• In some embodiments, a semiconductor device has two packaging levels. First level packaging is a technique for mechanically and electrically attaching the semiconductor die to an intermediate carrier. Second level packaging involves mechanically and electrically attaching the intermediate carrier to the PCB. In other embodiments, a semiconductor device may only have the first level packaging where the die is mechanically and electrically mounted directly to the PCB.
  • For the purpose of illustration, several types of first level packaging, including bond wire package 56 and flipchip 58, are shown on PCB 52. Additionally, several types of second level packaging, including ball grid array (BGA) 60, bump chip carrier (BCC) 62, dual in-line package (DIP) 64, land grid array (LGA) 66, multi-chip module (MCM) 68, quad flat non-leaded package (QFN) 70, and quad flat package 72, are shown mounted on PCB 52. Depending upon the system requirements, any combination of semiconductor packages, configured with any combination of first and second level packaging styles, as well as other electronic components, can be connected to PCB 52. In some embodiments, electronic device 50 includes a single attached semiconductor package, while other embodiments call for multiple interconnected packages. By combining one or more semiconductor packages over a single substrate, manufacturers can incorporate pre-made components into electronic devices and systems. Because the semiconductor packages include sophisticated functionality, electronic devices can be manufactured using less expensive components and a streamlined manufacturing process. The resulting devices are less likely to fail and less expensive to manufacture resulting in a lower cost for consumers.
  • FIGS. 2 a-2 c show exemplary semiconductor packages. FIG. 2 a illustrates further detail of DIP 64 mounted on PCB 52. Semiconductor die 74 includes an active region containing analog or digital circuits implemented as active devices, passive devices, conductive layers, and dielectric layers formed within the die and are electrically interconnected according to the electrical design of the die. For example, the circuit can include one or more transistors, diodes, inductors, capacitors, resistors, and other circuit elements formed within the active region of semiconductor die 74. Contact pads 76 are one or more layers of conductive material, such as aluminum (Al), copper (Cu), tin (Sn), nickel (Ni), gold (Au), or silver (Ag), and are electrically connected to the circuit elements formed within semiconductor die 74. During assembly of DIP 64, semiconductor die 74 is mounted to an intermediate carrier 78 using a gold-silicon eutectic layer or adhesive material such as thermal epoxy or epoxy resin. The package body includes an insulative packaging material such as polymer or ceramic. Conductor leads 80 and bond wires 82 provide electrical interconnect between semiconductor die 74 and PCB 52. Encapsulant 84 is deposited over the package for environmental protection by preventing moisture and particles from entering the package and contaminating semiconductor die 74 or bond wires 82.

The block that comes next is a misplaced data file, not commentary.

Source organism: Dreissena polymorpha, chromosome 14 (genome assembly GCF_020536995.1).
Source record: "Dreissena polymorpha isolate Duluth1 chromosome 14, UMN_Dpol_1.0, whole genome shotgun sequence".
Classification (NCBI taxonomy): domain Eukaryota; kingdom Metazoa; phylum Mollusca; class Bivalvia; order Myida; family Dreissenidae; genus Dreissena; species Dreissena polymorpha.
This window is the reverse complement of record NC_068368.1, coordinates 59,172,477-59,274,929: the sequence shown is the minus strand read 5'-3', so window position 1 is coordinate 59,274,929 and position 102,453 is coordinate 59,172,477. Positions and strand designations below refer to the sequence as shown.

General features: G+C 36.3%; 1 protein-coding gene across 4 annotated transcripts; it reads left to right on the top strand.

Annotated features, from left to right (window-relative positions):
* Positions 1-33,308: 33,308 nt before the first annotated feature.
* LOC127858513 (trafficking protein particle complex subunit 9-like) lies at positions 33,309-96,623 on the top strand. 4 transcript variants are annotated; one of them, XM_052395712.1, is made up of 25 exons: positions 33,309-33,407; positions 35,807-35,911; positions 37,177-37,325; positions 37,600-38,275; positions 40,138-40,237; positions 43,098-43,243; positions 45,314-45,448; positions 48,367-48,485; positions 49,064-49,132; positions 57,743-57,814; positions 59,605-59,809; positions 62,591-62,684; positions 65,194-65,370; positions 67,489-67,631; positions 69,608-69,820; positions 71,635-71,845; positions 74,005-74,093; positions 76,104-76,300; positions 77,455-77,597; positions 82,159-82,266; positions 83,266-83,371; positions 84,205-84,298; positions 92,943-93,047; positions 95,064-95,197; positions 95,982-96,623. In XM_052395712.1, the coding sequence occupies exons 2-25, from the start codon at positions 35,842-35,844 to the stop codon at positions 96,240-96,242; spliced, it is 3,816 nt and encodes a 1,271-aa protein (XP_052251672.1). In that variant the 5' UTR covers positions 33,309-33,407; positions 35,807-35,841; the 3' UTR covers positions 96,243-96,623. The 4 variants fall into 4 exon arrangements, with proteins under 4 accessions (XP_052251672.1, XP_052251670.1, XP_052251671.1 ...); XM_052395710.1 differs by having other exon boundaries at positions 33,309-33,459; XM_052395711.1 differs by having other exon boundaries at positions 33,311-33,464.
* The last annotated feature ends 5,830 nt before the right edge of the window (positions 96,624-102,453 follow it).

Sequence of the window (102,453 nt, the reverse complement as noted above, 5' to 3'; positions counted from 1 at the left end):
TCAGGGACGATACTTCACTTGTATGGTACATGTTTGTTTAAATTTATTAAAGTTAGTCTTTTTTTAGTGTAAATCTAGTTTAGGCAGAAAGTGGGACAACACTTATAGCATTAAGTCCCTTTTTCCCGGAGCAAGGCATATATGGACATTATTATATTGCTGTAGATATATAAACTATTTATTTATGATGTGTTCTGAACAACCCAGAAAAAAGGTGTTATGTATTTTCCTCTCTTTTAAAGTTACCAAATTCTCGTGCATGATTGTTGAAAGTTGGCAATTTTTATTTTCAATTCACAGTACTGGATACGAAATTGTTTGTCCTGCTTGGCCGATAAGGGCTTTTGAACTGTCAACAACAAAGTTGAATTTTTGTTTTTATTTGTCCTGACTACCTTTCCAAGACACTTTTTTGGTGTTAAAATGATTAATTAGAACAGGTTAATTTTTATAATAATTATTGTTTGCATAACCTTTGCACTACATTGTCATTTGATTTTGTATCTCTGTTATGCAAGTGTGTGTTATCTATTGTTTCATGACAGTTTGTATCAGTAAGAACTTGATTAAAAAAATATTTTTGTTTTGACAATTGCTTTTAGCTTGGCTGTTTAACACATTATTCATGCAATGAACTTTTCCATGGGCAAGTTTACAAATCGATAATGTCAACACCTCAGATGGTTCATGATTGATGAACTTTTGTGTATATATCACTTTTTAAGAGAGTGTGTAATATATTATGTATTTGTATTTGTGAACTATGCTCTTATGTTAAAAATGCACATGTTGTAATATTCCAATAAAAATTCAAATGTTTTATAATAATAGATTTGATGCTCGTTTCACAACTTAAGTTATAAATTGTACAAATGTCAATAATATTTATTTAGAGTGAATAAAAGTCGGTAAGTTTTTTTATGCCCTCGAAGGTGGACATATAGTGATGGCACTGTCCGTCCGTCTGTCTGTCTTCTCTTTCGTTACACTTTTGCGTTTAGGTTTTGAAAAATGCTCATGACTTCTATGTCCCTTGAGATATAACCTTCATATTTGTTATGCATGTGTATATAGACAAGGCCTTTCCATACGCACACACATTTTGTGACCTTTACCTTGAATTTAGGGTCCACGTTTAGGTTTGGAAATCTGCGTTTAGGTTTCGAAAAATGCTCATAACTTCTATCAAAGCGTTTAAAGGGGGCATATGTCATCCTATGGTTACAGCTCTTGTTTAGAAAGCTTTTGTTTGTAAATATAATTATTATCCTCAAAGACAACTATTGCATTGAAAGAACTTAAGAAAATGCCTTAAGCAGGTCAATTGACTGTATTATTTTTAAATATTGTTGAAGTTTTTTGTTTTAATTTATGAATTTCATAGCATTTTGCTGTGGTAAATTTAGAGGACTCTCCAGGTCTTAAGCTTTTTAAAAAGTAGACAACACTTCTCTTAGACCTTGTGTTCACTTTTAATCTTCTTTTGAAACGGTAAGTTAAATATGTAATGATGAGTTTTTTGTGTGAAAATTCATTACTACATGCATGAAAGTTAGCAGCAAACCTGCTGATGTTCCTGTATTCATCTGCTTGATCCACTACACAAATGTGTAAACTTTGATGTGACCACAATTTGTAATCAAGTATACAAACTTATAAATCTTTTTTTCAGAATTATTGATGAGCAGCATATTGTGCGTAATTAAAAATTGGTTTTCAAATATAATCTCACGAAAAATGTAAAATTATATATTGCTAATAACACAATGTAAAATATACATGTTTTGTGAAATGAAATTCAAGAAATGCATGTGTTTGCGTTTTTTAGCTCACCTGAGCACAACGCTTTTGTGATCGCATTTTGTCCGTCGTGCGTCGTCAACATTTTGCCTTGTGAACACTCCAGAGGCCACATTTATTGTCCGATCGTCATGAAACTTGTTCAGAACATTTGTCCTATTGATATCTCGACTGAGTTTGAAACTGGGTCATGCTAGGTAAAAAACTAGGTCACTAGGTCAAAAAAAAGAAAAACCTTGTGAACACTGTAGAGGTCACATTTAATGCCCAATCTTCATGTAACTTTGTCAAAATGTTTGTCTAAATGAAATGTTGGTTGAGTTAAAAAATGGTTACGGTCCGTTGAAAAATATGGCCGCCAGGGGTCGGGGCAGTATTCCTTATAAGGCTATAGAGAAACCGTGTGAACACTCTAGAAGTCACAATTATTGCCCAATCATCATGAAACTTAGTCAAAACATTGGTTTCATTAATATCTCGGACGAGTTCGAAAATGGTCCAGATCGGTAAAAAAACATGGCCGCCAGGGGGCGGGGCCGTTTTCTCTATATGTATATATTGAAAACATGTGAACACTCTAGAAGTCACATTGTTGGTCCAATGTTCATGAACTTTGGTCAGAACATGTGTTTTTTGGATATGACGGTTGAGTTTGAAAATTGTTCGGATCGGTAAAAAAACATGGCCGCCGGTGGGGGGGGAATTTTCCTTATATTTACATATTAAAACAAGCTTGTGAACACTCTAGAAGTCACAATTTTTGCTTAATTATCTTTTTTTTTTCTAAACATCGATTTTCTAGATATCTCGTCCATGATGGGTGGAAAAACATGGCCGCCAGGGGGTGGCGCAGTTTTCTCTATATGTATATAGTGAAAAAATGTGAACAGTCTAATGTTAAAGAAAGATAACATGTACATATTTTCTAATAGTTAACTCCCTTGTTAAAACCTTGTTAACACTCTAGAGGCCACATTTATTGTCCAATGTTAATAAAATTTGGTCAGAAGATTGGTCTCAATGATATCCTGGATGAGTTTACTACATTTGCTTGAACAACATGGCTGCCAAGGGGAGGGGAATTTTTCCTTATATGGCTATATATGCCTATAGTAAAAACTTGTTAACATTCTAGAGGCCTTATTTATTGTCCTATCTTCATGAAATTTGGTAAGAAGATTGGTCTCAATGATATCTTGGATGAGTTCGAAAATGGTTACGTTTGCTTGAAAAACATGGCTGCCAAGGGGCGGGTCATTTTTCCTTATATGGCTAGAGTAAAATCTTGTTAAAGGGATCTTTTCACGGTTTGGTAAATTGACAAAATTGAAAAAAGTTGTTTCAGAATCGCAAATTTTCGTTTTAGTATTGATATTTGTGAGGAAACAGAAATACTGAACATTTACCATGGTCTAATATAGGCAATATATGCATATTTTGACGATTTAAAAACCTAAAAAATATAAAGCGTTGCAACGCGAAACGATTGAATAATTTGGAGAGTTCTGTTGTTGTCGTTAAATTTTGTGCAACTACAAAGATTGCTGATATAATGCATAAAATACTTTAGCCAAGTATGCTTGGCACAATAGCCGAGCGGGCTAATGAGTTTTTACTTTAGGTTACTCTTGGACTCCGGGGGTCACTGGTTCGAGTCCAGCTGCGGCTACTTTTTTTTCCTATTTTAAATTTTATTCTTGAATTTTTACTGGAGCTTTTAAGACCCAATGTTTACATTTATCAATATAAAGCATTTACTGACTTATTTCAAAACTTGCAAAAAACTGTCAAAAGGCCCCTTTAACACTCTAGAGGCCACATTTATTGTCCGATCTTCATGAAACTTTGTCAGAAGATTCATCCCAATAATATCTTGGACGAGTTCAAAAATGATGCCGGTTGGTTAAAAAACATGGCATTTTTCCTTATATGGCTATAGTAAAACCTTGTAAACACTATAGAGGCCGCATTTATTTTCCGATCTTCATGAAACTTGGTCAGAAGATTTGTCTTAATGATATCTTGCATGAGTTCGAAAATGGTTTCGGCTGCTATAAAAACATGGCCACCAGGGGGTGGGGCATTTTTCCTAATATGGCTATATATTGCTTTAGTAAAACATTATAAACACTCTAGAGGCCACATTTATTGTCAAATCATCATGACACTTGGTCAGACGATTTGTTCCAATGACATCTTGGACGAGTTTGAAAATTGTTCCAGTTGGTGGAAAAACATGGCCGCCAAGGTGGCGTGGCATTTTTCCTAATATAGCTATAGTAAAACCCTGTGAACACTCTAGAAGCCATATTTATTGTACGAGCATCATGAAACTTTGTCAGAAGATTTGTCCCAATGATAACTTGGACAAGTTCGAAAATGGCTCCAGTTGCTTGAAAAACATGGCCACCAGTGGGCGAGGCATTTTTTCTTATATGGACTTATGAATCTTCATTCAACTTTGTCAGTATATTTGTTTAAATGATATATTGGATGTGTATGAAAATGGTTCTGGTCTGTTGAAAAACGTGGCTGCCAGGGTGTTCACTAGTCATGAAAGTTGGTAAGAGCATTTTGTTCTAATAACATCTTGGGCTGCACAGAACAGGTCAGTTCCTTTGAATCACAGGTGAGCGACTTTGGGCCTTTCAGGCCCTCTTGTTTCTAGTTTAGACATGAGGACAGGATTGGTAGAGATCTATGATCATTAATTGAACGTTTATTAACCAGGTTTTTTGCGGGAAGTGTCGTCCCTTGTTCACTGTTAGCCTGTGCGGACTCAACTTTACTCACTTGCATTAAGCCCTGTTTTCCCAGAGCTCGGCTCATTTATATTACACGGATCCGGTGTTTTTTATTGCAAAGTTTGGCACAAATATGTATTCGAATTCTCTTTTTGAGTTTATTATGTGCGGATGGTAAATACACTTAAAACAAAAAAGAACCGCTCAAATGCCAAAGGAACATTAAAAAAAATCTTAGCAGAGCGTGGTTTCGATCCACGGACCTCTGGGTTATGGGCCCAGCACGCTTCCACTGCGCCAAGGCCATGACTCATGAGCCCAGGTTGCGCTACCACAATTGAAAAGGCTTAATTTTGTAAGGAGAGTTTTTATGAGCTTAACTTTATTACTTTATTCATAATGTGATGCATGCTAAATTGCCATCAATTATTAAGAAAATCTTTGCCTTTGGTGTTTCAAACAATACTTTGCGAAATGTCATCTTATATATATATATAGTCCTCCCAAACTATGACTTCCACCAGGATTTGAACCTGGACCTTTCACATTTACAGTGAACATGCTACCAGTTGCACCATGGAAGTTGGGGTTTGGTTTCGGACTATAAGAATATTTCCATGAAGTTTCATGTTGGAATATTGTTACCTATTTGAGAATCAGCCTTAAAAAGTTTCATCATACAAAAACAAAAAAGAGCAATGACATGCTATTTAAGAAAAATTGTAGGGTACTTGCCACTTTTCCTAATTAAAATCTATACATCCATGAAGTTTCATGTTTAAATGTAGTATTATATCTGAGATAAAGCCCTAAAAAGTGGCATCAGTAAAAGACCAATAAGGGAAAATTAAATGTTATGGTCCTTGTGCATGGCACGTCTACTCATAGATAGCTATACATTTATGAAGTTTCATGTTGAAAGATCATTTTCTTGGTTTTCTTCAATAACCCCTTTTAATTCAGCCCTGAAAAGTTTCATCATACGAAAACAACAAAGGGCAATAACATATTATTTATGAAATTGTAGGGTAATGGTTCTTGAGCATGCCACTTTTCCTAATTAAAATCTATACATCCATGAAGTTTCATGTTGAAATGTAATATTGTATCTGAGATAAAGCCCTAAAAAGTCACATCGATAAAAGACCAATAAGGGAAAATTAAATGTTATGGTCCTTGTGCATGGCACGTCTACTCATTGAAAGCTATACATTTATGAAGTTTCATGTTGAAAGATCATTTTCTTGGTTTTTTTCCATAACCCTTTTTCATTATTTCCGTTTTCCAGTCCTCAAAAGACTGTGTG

• FIG. 2 b illustrates further detail of BCC 62 mounted on PCB 52. Semiconductor die 88 is mounted over carrier 90 using an underfill or epoxy-resin adhesive material 92. Bond wires 94 provide first level packaging interconnect between contact pads 96 and 98. Molding compound or encapsulant 100 is deposited over semiconductor die 88 and bond wires 94 to provide physical support and electrical isolation for the device. Contact pads 102 are formed over a surface of PCB 52 using a suitable metal deposition process such as electrolytic plating or electroless plating to prevent oxidation. Contact pads 102 are electrically connected to one or more conductive signal traces 54 in PCB 52. Bumps 104 are formed between contact pads 98 of BCC 62 and contact pads 102 of PCB 52.
  • In FIG. 2 c, semiconductor die 58 is mounted face down to intermediate carrier 106 with a flipchip style first level packaging. Active region 108 of semiconductor die 58 contains analog or digital circuits implemented as active devices, passive devices, conductive layers, and dielectric layers formed according to the electrical design of the die. For example, the circuit can include one or more transistors, diodes, inductors, capacitors, resistors, and other circuit elements within active region 108. Semiconductor die 58 is electrically and mechanically connected to carrier 106 through bumps 110.